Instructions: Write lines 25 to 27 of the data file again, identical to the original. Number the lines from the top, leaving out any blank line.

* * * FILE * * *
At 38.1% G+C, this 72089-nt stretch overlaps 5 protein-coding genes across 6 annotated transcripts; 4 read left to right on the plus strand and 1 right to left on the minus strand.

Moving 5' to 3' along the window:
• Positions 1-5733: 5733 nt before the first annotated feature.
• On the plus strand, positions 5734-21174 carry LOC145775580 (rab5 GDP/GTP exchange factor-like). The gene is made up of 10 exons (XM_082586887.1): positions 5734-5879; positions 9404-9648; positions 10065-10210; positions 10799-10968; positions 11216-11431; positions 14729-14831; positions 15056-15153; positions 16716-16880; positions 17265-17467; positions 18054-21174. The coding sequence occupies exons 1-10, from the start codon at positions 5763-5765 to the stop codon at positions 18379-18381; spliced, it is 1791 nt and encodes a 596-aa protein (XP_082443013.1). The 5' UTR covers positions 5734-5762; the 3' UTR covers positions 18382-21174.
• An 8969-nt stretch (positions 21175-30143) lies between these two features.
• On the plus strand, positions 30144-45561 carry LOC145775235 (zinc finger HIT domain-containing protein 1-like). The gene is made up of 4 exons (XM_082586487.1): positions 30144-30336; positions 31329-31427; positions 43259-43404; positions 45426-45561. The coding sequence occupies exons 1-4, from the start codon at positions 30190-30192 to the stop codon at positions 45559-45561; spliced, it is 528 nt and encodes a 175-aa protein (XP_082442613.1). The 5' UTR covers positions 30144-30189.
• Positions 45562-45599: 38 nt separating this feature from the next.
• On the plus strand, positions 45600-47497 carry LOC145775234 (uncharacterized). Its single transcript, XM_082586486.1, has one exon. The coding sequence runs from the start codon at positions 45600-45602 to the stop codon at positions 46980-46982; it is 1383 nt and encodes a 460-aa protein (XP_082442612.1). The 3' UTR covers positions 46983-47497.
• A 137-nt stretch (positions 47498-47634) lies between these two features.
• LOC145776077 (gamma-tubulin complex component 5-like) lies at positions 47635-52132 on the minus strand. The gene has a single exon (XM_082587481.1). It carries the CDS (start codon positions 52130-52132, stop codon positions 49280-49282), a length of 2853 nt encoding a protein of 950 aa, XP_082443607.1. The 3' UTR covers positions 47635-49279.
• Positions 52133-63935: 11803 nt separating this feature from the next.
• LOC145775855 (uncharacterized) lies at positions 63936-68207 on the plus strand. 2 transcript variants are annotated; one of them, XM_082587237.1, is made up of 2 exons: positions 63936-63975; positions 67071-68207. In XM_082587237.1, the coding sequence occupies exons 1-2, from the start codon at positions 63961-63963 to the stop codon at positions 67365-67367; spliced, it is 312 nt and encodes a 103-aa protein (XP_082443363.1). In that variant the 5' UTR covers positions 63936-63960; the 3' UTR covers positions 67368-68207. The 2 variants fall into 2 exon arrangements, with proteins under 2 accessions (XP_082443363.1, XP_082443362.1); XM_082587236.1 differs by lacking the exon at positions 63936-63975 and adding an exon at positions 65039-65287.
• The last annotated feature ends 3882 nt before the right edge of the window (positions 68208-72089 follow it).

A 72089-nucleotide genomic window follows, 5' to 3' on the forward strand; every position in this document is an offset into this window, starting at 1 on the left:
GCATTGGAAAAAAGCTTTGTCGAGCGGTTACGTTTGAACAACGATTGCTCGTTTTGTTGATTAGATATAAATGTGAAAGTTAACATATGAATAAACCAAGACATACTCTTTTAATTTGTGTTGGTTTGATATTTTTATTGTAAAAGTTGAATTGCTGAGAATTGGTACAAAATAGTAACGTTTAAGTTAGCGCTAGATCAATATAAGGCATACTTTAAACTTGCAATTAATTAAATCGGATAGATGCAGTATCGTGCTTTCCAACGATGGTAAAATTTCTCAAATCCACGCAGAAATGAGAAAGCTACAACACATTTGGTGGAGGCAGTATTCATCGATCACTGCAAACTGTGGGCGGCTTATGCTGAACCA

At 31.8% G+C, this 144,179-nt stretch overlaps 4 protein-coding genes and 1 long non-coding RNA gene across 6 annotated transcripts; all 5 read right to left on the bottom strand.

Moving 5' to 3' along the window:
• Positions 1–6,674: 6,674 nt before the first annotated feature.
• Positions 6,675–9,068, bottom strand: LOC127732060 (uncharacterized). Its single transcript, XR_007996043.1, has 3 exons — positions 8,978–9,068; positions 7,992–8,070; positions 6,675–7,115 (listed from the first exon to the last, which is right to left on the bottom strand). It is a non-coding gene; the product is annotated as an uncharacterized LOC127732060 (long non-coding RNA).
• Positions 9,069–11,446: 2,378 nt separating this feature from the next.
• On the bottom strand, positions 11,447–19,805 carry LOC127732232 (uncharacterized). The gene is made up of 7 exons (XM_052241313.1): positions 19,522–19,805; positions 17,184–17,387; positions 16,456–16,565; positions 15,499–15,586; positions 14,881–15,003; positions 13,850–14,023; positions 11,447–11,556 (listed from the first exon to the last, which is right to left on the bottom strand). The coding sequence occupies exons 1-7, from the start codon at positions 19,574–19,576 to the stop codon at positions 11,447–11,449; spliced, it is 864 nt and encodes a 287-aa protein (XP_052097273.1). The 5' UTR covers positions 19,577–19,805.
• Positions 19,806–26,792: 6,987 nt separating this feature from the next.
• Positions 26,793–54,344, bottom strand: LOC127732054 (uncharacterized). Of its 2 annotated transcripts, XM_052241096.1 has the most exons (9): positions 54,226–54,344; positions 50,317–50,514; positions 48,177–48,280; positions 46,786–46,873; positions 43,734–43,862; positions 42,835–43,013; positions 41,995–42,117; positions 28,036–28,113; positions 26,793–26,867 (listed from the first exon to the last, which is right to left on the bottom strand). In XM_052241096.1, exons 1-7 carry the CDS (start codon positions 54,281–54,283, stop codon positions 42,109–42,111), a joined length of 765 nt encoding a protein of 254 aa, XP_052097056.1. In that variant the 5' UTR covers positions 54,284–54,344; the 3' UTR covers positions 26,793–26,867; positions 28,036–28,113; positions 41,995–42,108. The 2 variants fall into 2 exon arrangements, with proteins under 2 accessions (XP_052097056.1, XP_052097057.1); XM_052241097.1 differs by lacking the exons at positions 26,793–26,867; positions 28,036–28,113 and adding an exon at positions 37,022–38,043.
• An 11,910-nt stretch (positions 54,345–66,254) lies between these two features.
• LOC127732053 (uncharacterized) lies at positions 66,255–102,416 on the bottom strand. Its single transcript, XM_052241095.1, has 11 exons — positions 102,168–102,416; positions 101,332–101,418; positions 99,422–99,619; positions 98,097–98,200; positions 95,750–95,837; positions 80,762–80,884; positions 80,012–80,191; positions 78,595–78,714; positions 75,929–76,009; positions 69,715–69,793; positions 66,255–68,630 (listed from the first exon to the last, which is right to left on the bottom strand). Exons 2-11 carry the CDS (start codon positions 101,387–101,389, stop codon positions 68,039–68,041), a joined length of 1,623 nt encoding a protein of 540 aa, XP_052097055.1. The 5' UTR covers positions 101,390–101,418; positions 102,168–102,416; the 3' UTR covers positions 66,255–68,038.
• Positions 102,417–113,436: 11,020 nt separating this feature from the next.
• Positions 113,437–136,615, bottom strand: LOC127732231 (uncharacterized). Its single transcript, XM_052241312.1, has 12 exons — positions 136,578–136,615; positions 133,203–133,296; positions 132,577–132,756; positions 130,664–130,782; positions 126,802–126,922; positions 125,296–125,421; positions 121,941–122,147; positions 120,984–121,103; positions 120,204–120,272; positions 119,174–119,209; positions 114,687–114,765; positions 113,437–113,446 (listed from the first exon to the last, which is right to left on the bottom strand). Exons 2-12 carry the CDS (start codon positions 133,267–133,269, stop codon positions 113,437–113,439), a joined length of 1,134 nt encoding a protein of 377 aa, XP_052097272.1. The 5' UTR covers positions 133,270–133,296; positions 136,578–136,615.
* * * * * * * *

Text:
• LOC127732053 (uncharacterized) lies at positions 66,255–102,416 on the bottom strand. Its single transcript, XM_052241095.1, has 11 exons — positions 102,168–102,416; positions 101,332–101,418; positions 99,422–99,619; positions 98,097–98,200; positions 95,750–95,837; positions 80,762–80,884; positions 80,012–80,191; positions 78,595–78,714; positions 75,929–76,009; positions 69,715–69,793; positions 66,255–68,630 (listed from the first exon to the last, which is right to left on the bottom strand). Exons 2-11 carry the CDS (start codon positions 101,387–101,389, stop codon positions 68,039–68,041), a joined length of 1,623 nt encoding a protein of 540 aa, XP_052097055.1. The 5' UTR covers positions 101,390–101,418; positions 102,168–102,416; the 3' UTR covers positions 66,255–68,038.
• Positions 102,417–113,436: 11,020 nt separating this feature from the next.
• Positions 113,437–136,615, bottom strand: LOC127732231 (uncharacterized). Its single transcript, XM_052241312.1, has 12 exons — positions 136,578–136,615; positions 133,203–133,296; positions 132,577–132,756; positions 130,664–130,782; positions 126,802–126,922; positions 125,296–125,421; positions 121,941–122,147; positions 120,984–121,103; positions 120,204–120,272; positions 119,174–119,209; positions 114,687–114,765; positions 113,437–113,446 (listed from the first exon to the last, which is right to left on the bottom strand). Exons 2-12 carry the CDS (start codon positions 133,267–133,269, stop codon positions 113,437–113,439), a joined length of 1,134 nt encoding a protein of 377 aa, XP_052097272.1. The 5' UTR covers positions 133,270–133,296; positions 136,578–136,615.